Opening the OVM bug database
There was also insistance by some of the audience on the importance of making the OVM bug database open as well. Mentor and Cadence said they were tracking OVM bugs through their respective internal databases, but they were also trying to find a way to make these bugs public. One of the EDA vendor said they were going to publish known bugs using release notes at each OVM release, but that is not real time information about current bugs. But the nice thing is representatives from all three companies, Doulos, Mentor and Cadence all agreed that it was an important thing to do.
As far as reporting bugs through a public database, this is a delicate as anyone who has worked on project with a great number of users can attest: misunderstandings, duplicate bugs, and feature requests may eventually pollute the bug database. Not necessarily a big deal if users search through bugs before entering what they believe is a new bug, but most times users that hit the bug database have reach a high level of frustration, and they want their issue resolved now. Nevertheless, a public bug database is better than nothing at all. And the OVM user community is quite small compared say to a large open source project like gentoo, so I don’t think users will overwhelm the OVM developers with false/duplicate requests/bugs in the bug database.
Nothing stops anyone from opening a public bug database for the OVM and start using it… and same for creating a public repository for the source code as well. It is so simple now with the internet, I would chose savannah simply because it supports git, but any public server with a decent versioning tool would work.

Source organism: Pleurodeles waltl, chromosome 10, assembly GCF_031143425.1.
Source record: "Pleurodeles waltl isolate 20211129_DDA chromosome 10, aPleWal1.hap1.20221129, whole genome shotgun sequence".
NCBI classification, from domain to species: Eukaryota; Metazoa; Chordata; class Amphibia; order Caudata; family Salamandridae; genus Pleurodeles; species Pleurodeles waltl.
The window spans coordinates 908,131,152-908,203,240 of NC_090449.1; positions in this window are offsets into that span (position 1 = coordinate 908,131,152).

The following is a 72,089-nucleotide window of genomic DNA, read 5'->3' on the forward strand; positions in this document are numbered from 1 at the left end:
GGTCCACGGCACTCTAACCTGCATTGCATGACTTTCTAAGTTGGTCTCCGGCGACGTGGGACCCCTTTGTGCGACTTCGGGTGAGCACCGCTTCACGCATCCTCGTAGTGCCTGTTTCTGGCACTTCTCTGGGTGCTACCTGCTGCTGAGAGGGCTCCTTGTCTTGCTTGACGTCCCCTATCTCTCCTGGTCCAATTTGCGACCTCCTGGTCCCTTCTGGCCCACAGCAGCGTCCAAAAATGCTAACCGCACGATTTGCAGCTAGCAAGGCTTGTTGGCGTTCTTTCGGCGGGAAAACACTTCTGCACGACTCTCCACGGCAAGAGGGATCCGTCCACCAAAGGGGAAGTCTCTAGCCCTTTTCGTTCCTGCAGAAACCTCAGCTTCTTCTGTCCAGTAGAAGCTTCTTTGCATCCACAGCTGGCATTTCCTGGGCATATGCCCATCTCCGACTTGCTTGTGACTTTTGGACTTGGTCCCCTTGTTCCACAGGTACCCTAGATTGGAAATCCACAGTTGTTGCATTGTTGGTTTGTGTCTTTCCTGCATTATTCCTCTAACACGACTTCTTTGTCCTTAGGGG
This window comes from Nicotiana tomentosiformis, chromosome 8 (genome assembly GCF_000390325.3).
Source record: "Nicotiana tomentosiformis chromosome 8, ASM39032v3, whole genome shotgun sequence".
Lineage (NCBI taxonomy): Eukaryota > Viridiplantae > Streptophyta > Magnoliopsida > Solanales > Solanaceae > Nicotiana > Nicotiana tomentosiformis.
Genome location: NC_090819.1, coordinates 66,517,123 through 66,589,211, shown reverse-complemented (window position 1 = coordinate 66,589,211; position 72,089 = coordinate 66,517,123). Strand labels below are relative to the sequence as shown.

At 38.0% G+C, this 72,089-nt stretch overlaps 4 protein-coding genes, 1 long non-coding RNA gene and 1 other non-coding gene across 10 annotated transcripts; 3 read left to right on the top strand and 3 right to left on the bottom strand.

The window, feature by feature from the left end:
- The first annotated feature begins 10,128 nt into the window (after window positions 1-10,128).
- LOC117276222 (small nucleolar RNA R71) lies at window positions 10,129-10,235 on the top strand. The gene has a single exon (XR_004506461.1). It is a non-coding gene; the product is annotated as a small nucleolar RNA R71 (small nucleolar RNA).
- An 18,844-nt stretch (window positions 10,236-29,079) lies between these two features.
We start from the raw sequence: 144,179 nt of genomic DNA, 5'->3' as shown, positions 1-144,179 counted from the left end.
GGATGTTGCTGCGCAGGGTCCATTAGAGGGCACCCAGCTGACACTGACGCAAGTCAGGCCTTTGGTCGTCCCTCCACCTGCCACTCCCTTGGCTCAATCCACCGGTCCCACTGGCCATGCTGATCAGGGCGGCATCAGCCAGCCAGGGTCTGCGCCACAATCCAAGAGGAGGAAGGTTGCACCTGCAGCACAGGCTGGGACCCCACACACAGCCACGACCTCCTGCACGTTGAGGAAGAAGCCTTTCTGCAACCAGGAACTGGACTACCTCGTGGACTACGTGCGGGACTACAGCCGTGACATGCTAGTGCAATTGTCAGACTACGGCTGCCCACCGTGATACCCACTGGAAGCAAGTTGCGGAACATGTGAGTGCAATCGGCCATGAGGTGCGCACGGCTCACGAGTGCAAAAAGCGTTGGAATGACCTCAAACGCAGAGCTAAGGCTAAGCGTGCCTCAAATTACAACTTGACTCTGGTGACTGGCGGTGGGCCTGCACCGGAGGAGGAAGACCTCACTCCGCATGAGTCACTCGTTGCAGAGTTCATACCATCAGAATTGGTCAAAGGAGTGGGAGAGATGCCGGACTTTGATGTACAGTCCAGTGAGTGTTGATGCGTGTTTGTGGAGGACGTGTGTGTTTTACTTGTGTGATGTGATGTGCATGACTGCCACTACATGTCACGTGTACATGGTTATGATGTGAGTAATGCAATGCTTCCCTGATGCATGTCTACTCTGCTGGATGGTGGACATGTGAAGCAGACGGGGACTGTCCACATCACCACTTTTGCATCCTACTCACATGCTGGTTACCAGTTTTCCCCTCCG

Accepting contributions from the user community
There were two people asking on how they plan to accept contributions from the community. Their answer was that both Mentor and Cadence have people participating in the forums, and contributions made through the forums would be considered for inclusion in the OVM. The EDA representatives pointed out that contributions cannot be accepted as-is since they run tests on OVM before releasing it to insure its quality. I guess they could open source the OVM test suite as well. They could also use Linus’ philosophy: only grant write access to the source code database to trusted users with a proven track record of useful contributions or bug fixes.
ASIC register modeling
There were also talks about open sourcing the asic register modeling library, but no commitments were made. (I might have gotten the name wrong here since I am not a user of such library.)
There were questions about support for the OVM: the EDA user community is accustomed to email support with EDA vendors. But the EDA guys really seemed hesitant to commit to email support for helping users with the OVM… I mean they are giving out the OVM source code under and open source license, and people expect free support? I think the EDA vendors do not have to provide free support for the OVM. I have paid for support of open source tools in the past and it’s the normal way of compensating someone for their time. Companies use linux and they still pay their IT staff to support the “free” OS!
One of my favorite way to obtain support is through public IRC channels. I get support for gentoo and Tango in their respective IRC channels. Of course, one cannot go to an IRC channel, get help, and never give back, because it is simply not fair: you are expected to give when you want to be part of a community, it’s not just about taking for yourself. Nevertheless, this maybe a good way for EDA vendors to provide support for the OVM: users helping users on an IRC channel on freenode, with OVM developers on the channel from time to time. After a while, users might be able to support themselves.
All right, that’s what I have to say about the OVM. I congratulate Mentor and Cadence on releasing the OVM under an open source license, a first for an EDA company!